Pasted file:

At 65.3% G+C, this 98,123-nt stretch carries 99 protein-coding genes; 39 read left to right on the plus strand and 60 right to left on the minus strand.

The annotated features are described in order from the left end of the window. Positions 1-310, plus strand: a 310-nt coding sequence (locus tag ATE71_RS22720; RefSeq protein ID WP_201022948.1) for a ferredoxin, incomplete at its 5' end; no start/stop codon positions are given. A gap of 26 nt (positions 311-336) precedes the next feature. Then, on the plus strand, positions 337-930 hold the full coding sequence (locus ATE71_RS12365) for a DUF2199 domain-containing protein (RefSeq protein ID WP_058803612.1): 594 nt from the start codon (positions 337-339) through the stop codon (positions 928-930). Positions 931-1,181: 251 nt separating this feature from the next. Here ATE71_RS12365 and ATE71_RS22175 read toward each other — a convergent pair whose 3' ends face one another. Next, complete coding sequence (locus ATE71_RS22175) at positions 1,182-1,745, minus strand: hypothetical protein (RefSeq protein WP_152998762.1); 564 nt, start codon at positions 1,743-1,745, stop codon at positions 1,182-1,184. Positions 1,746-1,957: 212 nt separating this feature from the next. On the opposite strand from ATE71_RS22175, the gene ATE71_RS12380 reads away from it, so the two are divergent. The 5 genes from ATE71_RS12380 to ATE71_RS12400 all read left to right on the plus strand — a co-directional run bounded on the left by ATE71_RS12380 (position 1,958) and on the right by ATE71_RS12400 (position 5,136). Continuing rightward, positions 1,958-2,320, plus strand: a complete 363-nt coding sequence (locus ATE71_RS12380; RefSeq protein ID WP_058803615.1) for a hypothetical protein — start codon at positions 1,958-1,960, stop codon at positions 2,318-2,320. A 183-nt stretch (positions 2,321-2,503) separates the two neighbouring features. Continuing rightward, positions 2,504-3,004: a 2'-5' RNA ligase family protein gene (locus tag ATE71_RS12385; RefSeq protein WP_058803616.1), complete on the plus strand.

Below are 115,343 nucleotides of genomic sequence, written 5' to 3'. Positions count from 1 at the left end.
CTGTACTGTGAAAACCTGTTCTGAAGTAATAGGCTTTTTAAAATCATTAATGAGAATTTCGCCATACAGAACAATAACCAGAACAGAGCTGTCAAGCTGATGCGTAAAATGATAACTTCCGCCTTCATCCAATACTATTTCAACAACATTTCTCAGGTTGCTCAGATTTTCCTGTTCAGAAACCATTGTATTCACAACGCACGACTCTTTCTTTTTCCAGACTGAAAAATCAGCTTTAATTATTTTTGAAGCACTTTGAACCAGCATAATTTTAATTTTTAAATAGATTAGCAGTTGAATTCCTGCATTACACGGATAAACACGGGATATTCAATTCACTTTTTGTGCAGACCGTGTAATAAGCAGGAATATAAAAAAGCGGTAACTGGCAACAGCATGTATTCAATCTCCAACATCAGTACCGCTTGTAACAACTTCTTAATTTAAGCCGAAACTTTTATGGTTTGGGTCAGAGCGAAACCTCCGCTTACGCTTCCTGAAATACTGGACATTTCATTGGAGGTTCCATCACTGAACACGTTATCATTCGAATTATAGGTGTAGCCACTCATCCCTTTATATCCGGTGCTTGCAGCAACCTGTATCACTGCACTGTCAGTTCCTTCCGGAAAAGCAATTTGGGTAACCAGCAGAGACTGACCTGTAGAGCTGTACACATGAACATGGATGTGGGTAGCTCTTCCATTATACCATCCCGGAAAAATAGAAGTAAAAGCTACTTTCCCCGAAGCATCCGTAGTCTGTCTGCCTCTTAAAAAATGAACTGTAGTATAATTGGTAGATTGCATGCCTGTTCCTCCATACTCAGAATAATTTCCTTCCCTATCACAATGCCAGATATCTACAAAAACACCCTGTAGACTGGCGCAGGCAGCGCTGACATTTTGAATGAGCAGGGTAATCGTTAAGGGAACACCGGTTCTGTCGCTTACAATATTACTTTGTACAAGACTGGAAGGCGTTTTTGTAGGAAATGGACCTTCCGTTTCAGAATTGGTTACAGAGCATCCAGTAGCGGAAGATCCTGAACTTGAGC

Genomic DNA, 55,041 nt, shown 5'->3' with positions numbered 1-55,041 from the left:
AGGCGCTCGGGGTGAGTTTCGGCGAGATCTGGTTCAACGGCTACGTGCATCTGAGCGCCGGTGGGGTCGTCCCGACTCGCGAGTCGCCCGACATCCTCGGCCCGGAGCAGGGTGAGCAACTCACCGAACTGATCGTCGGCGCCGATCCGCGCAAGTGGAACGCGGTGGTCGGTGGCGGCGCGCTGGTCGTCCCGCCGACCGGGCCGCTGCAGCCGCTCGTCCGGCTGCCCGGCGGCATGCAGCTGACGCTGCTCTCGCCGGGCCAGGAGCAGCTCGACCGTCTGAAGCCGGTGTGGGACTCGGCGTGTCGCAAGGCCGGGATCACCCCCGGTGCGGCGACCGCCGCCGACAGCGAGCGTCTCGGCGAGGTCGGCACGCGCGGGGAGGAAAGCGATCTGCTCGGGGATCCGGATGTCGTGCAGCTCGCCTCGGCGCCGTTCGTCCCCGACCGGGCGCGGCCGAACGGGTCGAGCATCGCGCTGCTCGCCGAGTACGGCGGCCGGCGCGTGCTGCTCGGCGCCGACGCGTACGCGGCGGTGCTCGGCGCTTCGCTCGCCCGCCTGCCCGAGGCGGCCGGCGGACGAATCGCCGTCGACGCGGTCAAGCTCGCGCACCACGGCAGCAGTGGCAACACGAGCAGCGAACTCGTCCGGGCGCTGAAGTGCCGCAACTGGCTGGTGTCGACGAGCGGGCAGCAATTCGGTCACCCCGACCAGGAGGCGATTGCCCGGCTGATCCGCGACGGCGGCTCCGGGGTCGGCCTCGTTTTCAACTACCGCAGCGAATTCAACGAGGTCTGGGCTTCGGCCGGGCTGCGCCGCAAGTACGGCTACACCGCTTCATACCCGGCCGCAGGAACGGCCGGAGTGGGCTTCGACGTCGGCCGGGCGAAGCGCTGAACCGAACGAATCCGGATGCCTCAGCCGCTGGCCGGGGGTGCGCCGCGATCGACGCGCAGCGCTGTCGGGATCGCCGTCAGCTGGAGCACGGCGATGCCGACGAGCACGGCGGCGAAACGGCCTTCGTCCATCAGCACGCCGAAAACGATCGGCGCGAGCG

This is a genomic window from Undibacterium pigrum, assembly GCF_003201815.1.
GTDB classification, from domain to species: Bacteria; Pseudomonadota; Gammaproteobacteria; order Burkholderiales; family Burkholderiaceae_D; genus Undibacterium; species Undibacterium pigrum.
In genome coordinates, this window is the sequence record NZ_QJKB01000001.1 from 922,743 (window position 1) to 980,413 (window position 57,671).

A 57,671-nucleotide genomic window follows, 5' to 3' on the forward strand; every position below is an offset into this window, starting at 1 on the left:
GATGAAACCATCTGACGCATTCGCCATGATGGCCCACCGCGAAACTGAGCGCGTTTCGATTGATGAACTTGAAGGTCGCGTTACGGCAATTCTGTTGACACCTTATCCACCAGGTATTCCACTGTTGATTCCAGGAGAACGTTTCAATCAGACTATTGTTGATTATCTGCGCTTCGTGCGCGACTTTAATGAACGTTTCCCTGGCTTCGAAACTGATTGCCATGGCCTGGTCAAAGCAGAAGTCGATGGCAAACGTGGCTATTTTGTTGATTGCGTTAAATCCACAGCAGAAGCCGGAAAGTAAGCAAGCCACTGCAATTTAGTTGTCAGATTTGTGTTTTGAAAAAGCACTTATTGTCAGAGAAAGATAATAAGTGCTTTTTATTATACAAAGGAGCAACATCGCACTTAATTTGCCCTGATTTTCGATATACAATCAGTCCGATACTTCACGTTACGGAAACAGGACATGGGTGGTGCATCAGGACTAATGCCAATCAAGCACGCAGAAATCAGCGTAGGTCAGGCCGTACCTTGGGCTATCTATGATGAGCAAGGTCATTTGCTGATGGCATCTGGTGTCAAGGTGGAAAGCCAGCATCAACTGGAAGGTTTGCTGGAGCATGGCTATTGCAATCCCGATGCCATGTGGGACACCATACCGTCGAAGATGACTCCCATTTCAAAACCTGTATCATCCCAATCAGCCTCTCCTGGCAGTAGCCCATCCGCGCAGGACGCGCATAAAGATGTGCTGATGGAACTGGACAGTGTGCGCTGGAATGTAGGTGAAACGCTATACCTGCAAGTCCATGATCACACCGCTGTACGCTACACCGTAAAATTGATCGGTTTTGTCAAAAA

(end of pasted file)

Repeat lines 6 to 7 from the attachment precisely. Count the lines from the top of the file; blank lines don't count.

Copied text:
AGGCGCTCGGGGTGAGTTTCGGCGAGATCTGGTTCAACGGCTACGTGCATCTGAGCGCCGGTGGGGTCGTCCCGACTCGCGAGTCGCCCGACATCCTCGGCCCGGAGCAGGGTGAGCAACTCACCGAACTGATCGTCGGCGCCGATCCGCGCAAGTGGAACGCGGTGGTCGGTGGCGGCGCGCTGGTCGTCCCGCCGACCGGGCCGCTGCAGCCGCTCGTCCGGCTGCCCGGCGGCATGCAGCTGACGCTGCTCTCGCCGGGCCAGGAGCAGCTCGACCGTCTGAAGCCGGTGTGGGACTCGGCGTGTCGCAAGGCCGGGATCACCCCCGGTGCGGCGACCGCCGCCGACAGCGAGCGTCTCGGCGAGGTCGGCACGCGCGGGGAGGAAAGCGATCTGCTCGGGGATCCGGATGTCGTGCAGCTCGCCTCGGCGCCGTTCGTCCCCGACCGGGCGCGGCCGAACGGGTCGAGCATCGCGCTGCTCGCCGAGTACGGCGGCCGGCGCGTGCTGCTCGGCGCCGACGCGTACGCGGCGGTGCTCGGCGCTTCGCTCGCCCGCCTGCCCGAGGCGGCCGGCGGACGAATCGCCGTCGACGCGGTCAAGCTCGCGCACCACGGCAGCAGTGGCAACACGAGCAGCGAACTCGTCCGGGCGCTGAAGTGCCGCAACTGGCTGGTGTCGACGAGCGGGCAGCAATTCGGTCACCCCGACCAGGAGGCGATTGCCCGGCTGATCCGCGACGGCGGCTCCGGGGTCGGCCTCGTTTTCAACTACCGCAGCGAATTCAACGAGGTCTGGGCTTCGGCCGGGCTGCGCCGCAAGTACGGCTACACCGCTTCATACCCGGCCGCAGGAACGGCCGGAGTGGGCTTCGACGTCGGCCGGGCGAAGCGCTGAACCGAACGAATCCGGATGCCTCAGCCGCTGGCCGGGGGTGCGCCGCGATCGACGCGCAGCGCTGTCGGGATCGCCGTCAGCTGGAGCACGGCGATGCCGACGAGCACGGCGGCGAAACGGCCTTCGTCCATCAGCACGCCGAAAACGATCGGCGCGAGCG

This is a genomic window from Undibacterium pigrum, assembly GCF_003201815.1.